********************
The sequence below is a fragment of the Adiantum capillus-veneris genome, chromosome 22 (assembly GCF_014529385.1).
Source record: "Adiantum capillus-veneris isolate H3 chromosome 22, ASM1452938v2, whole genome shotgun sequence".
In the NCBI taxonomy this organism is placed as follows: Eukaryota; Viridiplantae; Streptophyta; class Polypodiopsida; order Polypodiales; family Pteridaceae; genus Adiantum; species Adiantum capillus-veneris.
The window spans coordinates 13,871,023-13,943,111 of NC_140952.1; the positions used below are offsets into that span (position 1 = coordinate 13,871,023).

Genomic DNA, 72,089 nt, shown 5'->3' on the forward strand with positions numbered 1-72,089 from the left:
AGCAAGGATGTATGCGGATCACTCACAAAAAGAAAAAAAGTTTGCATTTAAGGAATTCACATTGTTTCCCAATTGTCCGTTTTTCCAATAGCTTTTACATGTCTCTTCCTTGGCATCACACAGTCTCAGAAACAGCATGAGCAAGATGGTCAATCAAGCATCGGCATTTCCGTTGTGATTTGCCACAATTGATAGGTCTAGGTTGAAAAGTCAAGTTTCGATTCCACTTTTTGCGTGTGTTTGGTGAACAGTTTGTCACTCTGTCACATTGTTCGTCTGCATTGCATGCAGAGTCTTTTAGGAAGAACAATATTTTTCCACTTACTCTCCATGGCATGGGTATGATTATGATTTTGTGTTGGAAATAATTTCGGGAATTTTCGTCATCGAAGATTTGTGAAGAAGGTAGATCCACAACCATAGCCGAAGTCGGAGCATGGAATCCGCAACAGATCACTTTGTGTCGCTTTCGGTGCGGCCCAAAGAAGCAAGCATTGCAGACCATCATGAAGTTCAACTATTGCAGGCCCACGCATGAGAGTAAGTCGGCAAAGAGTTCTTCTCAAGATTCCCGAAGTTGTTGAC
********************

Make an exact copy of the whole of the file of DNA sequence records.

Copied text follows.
The sequence below is a fragment of the Adiantum capillus-veneris genome, chromosome 22 (assembly GCF_014529385.1).
Source record: "Adiantum capillus-veneris isolate H3 chromosome 22, ASM1452938v2, whole genome shotgun sequence".
In the NCBI taxonomy this organism is placed as follows: Eukaryota; Viridiplantae; Streptophyta; class Polypodiopsida; order Polypodiales; family Pteridaceae; genus Adiantum; species Adiantum capillus-veneris.
The window spans coordinates 13,871,023-13,943,111 of NC_140952.1; the positions used below are offsets into that span (position 1 = coordinate 13,871,023).

Genomic DNA, 72,089 nt, shown 5'->3' on the forward strand with positions numbered 1-72,089 from the left:
AGCAAGGATGTATGCGGATCACTCACAAAAAGAAAAAAAGTTTGCATTTAAGGAATTCACATTGTTTCCCAATTGTCCGTTTTTCCAATAGCTTTTACATGTCTCTTCCTTGGCATCACACAGTCTCAGAAACAGCATGAGCAAGATGGTCAATCAAGCATCGGCATTTCCGTTGTGATTTGCCACAATTGATAGGTCTAGGTTGAAAAGTCAAGTTTCGATTCCACTTTTTGCGTGTGTTTGGTGAACAGTTTGTCACTCTGTCACATTGTTCGTCTGCATTGCATGCAGAGTCTTTTAGGAAGAACAATATTTTTCCACTTACTCTCCATGGCATGGGTATGATTATGATTTTGTGTTGGAAATAATTTCGGGAATTTTCGTCATCGAAGATTTGTGAAGAAGGTAGATCCACAACCATAGCCGAAGTCGGAGCATGGAATCCGCAACAGATCACTTTGTGTCGCTTTCGGTGCGGCCCAAAGAAGCAAGCATTGCAGACCATCATGAAGTTCAACTATTGCAGGCCCACGCATGAGAGTAAGTCGGCAAAGAGTTCTTCTCAAGATTCCCGAAGTTGTTGAC